First I removed the pallu of the sari (I admit I cringed at the first cut of the shears– what if I screwed it up?) and cut it lengthwise to make two even panels. I immediately ran a zig-zag stitch along the cut edges to prevent fraying. (I actually did this every time I cut an edge that wouldn’t be encased in fabric) The panels aren’t exactly the same– the design is upside-down on one piece because the pallu wasn’t vertically symmetrical, so when I flipped the top half over to act as the hem it didn’t quite match. I figure no one will notice, since that part will be down near my ankles anyway.
I made an underskirt out of dark blue cotton voile, making it only as wide as the pallu pieces at the bottom. I tapered the front panel slightly, but cut the back panel as a rectangle so I could do some– but not too much– pleating in the back. The goal was to reduce bulk at the waistline, but I needed at least *some* pleating in back so both layers of the skirt would fall into nice folds.
For the front panel of the overskirt I cut two 34″ skirt pieces from the part of the sari directly above the pallu– like I did with the cotton Regency sari gown, I wanted to use the side borders to form a double-width embellishment down the center front of the skirt. (Well, almost double-width– I decided it looked better if I omitted the border edges down the center) Additionally, the borders on this portion of the sari weren’t just brocade, they were also embellished with beads, so I wanted them front and center.* Once they were cut out I stitched them together to form a trapezoidal front skirt panel, and attached another long piece of border to the straight bottom edge. This would prove to be a mistake.
I’m taking a quick break from the Embassy ballgown to post about another project I recently started– a Regency ballgown that I’m going to wear to a dance weekend at the beginning of April. While I do plan on wearing my burgundy dupatta open robe for the first night, I’m ready to make something new for the Grand Ball the next evening!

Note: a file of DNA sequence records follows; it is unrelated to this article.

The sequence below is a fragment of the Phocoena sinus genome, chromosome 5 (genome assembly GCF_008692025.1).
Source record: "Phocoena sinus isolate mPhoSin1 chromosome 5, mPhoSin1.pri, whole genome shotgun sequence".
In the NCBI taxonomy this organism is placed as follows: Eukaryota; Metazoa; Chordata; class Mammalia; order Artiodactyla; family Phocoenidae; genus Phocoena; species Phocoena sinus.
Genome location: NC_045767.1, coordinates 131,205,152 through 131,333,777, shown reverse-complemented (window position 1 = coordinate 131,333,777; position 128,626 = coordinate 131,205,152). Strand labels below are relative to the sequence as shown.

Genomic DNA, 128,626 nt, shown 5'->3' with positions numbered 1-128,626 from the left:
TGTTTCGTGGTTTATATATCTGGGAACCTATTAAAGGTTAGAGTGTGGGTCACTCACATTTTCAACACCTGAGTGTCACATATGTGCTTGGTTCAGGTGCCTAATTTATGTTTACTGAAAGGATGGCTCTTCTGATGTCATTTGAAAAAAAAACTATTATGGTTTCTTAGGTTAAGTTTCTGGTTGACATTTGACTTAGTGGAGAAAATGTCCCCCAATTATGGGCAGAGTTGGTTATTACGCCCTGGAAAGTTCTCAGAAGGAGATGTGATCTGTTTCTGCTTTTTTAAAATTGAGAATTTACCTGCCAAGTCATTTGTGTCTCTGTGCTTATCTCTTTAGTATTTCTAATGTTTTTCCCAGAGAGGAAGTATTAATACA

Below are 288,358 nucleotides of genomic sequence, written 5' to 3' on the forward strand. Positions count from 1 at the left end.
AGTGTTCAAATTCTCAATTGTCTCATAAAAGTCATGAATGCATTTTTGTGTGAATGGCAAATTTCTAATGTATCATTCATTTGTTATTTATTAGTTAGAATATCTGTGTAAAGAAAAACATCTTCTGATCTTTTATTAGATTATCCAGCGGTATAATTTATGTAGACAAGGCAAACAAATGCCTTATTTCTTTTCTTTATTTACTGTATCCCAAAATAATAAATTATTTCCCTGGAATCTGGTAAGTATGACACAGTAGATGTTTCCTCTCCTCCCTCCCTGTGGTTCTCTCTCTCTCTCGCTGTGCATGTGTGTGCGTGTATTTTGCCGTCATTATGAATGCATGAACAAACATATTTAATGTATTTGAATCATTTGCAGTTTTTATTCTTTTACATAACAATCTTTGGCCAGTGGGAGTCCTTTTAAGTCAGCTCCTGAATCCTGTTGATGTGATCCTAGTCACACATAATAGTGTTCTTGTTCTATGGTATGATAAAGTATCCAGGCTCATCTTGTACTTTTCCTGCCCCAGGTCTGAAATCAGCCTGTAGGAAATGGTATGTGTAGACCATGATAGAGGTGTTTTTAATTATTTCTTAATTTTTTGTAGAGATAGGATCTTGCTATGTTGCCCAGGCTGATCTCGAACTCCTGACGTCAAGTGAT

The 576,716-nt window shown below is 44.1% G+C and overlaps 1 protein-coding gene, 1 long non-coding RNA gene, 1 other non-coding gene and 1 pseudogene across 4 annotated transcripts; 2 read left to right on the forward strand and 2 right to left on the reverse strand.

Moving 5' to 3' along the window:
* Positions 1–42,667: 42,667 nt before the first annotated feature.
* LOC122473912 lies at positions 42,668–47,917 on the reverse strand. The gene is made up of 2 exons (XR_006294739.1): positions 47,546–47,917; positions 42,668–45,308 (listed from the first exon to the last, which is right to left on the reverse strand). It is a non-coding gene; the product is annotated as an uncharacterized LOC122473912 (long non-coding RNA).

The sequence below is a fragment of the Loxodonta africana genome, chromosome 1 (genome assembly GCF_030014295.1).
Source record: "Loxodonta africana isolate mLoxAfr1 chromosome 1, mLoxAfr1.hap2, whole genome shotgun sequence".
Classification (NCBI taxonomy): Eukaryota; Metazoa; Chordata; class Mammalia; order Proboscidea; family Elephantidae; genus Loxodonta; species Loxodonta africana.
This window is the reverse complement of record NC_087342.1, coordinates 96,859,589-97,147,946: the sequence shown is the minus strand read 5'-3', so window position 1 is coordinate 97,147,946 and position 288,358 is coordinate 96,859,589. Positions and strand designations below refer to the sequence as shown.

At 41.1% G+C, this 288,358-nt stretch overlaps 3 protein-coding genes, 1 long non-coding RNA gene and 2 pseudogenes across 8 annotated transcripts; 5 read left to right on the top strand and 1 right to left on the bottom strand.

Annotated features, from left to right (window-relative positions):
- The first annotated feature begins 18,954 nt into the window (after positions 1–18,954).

I do love beautiful textiles. Even when I was a kid I’d go to fabric/craft stores and buy beautiful ribbon by the quarter-yard just to have it, not necessarily to make anything with it (yeah, the people at the cutting counter just *loved* me, I’m sure). And some of the most beautiful fabrics in the world are Indian saris, at least in my humble opinion. I was on a sari-buying kick a while back, figuring that I’d use them to make Edwardian or Regency gowns, and while I’ve managed to use a cotton sari and a silk dupatta, the rest have languished in my closet for far too long.
But no more! For this project I’m going to use a gorgeous navy blue and gold sari– it has a fabulous pallu that’s not only brocaded, but also embroidered with bullion thread and sewn with tiny pearl beads. It’s just begging to be shown off at a fancy event!
As you recall, last time I made a muslin to pattern out my Regency open robe to fit onto a 45×90″ silk dupatta. I ended up with paper pattern pieces for the bodice, but I didn’t want to bother making them for the skirt so I just ripped apart the muslin and laid out the skirt pieces on my dupatta, cutting around them. It was kind of a hassle trying to keep the pattern of tiny scattered flowers symmetric on the bodice– I hadn’t thought about that when figuring out where I’d place the pattern pieces originally, but luckily I had enough spare fabric to move things around.